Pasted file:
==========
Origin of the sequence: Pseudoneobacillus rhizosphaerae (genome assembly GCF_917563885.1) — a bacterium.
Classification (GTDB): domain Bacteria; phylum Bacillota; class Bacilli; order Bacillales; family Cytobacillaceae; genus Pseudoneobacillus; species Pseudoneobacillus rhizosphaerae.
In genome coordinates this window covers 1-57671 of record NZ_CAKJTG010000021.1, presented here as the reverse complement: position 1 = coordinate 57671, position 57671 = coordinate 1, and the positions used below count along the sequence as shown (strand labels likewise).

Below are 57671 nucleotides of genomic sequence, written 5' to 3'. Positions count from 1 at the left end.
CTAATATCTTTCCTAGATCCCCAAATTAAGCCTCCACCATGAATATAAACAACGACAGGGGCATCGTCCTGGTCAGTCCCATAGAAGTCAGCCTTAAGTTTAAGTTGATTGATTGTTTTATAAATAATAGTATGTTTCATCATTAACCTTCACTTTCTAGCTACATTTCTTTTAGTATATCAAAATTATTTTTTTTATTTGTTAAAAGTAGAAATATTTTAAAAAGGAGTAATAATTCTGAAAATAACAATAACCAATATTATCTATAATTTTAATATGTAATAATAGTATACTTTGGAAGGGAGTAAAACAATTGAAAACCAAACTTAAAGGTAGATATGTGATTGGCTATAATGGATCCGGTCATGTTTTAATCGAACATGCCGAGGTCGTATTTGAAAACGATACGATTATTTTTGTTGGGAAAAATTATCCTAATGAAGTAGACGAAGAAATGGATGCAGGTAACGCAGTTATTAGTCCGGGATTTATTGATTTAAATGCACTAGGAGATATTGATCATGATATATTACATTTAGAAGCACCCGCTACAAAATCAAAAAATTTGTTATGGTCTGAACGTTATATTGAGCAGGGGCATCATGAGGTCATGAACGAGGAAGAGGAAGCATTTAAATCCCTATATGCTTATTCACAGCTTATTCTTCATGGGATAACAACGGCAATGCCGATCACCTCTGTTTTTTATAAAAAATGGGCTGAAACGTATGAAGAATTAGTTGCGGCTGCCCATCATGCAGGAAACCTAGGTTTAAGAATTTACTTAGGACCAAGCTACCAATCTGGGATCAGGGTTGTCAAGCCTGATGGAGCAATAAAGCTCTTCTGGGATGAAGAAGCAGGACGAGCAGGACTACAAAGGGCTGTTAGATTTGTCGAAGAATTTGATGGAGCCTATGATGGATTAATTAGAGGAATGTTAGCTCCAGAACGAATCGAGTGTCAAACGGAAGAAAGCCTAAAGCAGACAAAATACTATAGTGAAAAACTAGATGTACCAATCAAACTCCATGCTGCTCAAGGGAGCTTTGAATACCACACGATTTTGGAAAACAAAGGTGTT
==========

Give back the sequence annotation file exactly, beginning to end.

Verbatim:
Origin of the sequence: Pseudoneobacillus rhizosphaerae (genome assembly GCF_917563885.1) — a bacterium.
Classification (GTDB): domain Bacteria; phylum Bacillota; class Bacilli; order Bacillales; family Cytobacillaceae; genus Pseudoneobacillus; species Pseudoneobacillus rhizosphaerae.
In genome coordinates this window covers 1-57671 of record NZ_CAKJTG010000021.1, presented here as the reverse complement: position 1 = coordinate 57671, position 57671 = coordinate 1, and the positions used below count along the sequence as shown (strand labels likewise).

Below are 57671 nucleotides of genomic sequence, written 5' to 3'. Positions count from 1 at the left end.
CTAATATCTTTCCTAGATCCCCAAATTAAGCCTCCACCATGAATATAAACAACGACAGGGGCATCGTCCTGGTCAGTCCCATAGAAGTCAGCCTTAAGTTTAAGTTGATTGATTGTTTTATAAATAATAGTATGTTTCATCATTAACCTTCACTTTCTAGCTACATTTCTTTTAGTATATCAAAATTATTTTTTTTATTTGTTAAAAGTAGAAATATTTTAAAAAGGAGTAATAATTCTGAAAATAACAATAACCAATATTATCTATAATTTTAATATGTAATAATAGTATACTTTGGAAGGGAGTAAAACAATTGAAAACCAAACTTAAAGGTAGATATGTGATTGGCTATAATGGATCCGGTCATGTTTTAATCGAACATGCCGAGGTCGTATTTGAAAACGATACGATTATTTTTGTTGGGAAAAATTATCCTAATGAAGTAGACGAAGAAATGGATGCAGGTAACGCAGTTATTAGTCCGGGATTTATTGATTTAAATGCACTAGGAGATATTGATCATGATATATTACATTTAGAAGCACCCGCTACAAAATCAAAAAATTTGTTATGGTCTGAACGTTATATTGAGCAGGGGCATCATGAGGTCATGAACGAGGAAGAGGAAGCATTTAAATCCCTATATGCTTATTCACAGCTTATTCTTCATGGGATAACAACGGCAATGCCGATCACCTCTGTTTTTTATAAAAAATGGGCTGAAACGTATGAAGAATTAGTTGCGGCTGCCCATCATGCAGGAAACCTAGGTTTAAGAATTTACTTAGGACCAAGCTACCAATCTGGGATCAGGGTTGTCAAGCCTGATGGAGCAATAAAGCTCTTCTGGGATGAAGAAGCAGGACGAGCAGGACTACAAAGGGCTGTTAGATTTGTCGAAGAATTTGATGGAGCCTATGATGGATTAATTAGAGGAATGTTAGCTCCAGAACGAATCGAGTGTCAAACGGAAGAAAGCCTAAAGCAGACAAAATACTATAGTGAAAAACTAGATGTACCAATCAAACTCCATGCTGCTCAAGGGAGCTTTGAATACCACACGATTTTGGAAAACAAAGGTGTT